Although it’s currently in the midst of receiving its life-cycle-impulse (LCI) redesign, the 6 Series Gran Turismo is reportedly on the way out for the U.S. market. The 6 Series GT is based on the same platform as the current 5 Series, so an update makes sense, even though the Gran Turismo has only been on the market for two years. Nonetheless, slow sales in the U.S. are said to be the main reason why the model won’t be available here for the 2020 model year.
The life of the 6 Series GT is also speculated to be limited beyond its current generation. BMWBlog recently reported that the model won’t be continued in a second generation, even though it will continue to be sold elsewhere in the world in its current generation. The current version is scheduled to be produced until 2024, but the decision to not succeed the 6 GT runs contrary to a report by Automobile a few weeks ago that we also covered. The 3 Series GT was previously cancelled, with no succeeding generation for the F34 planned, either.
Despite low sales, BMW Gran Turismo owners, at least those who come from an enthusiast background, seem to be quite fanatical about their vehicles. We have at least a few of these devotees in the BMW CCA, and more specifically, one of our columnists here at BimmerLife recently added one to his fleet, a decision he has since raved about on this website.
The rest of us, however, are often left scratching our heads when we see a BMW 3 Series GT, 5 Series GT (remember those?), or 6 Series GT in traffic. Above all, these humpback BMW model derivatives seemed confused about what they wanted to be as they made their way down the factory line. From the front, they’re almost visually indistinguishable from the conventional sedan models upon which they are based, but the side profile and rear-three-quarter perspective reveal questionable proportions that have caused many of us to remain skeptical of them ever since the F07 5 Series GT went into production back in 2009.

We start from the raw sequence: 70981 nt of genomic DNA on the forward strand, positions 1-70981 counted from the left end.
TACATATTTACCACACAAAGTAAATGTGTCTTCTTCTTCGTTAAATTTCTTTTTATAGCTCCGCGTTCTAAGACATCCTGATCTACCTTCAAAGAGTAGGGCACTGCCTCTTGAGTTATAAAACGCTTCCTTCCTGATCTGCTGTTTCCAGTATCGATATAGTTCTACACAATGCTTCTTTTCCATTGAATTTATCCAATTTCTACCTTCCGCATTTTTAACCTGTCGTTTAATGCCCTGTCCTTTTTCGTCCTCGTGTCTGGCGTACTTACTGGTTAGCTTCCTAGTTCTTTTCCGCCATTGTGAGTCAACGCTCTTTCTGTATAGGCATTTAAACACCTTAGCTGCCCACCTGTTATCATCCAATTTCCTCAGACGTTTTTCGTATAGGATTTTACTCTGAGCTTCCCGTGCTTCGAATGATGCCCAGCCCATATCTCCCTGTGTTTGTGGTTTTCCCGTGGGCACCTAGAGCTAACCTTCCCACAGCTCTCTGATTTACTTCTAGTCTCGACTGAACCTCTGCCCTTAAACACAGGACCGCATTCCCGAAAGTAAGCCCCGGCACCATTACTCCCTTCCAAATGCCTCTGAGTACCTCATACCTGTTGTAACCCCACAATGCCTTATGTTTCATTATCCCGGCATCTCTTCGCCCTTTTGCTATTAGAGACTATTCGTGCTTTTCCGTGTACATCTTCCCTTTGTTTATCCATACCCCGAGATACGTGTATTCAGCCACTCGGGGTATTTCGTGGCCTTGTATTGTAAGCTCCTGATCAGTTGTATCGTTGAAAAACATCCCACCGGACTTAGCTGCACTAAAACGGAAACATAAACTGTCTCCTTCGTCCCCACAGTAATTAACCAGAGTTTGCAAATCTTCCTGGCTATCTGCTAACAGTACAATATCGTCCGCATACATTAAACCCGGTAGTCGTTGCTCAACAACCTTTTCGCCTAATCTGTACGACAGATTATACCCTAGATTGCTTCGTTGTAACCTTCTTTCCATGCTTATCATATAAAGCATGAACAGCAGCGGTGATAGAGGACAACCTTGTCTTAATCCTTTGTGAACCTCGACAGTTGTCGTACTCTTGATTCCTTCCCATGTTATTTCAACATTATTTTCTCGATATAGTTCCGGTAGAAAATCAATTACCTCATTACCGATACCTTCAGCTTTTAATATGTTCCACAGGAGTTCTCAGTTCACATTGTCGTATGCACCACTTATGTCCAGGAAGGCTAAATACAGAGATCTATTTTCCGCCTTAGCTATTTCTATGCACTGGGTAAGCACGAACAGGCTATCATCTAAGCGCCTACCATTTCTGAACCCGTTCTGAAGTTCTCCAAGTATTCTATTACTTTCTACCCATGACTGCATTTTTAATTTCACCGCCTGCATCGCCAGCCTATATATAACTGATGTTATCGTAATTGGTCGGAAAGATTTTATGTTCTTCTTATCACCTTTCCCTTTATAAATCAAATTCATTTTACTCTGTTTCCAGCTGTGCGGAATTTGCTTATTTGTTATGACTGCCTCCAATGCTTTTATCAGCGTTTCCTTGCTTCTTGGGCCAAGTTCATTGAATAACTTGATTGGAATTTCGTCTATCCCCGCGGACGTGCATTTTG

There’s also the practicality element. There’s no debating the fact that a GT offers some advantages over a conventional sedan. The problem is that the capacity is still compromised compared to an SAV. And then there are the polarizing visuals, which appear downright bizarre next to a sport wagon of comparable size. At the end of the day, even though GT owners enjoy a roomy interior and respectable storage capacity, it’s still very tough to argue for a GT instead of something like an X3 or X5—or better yet, a 3 Series or 5 Series Touring, like the kind that BMW refuses to sell here.
We perennial BMW appreciators often lament the growth of the brand’s model portfolio, with an ever-expanding range of SAVs and SACs that all seem to overlap themselves and other models. Perhaps the GT models were one step too far in the wrong direction, and a decade of low sales might finally be the writing on the wall that BMW can no longer ignore.
Will you miss BMW’s GT models?—Alex Tock
[Photos courtesy BMW AG.]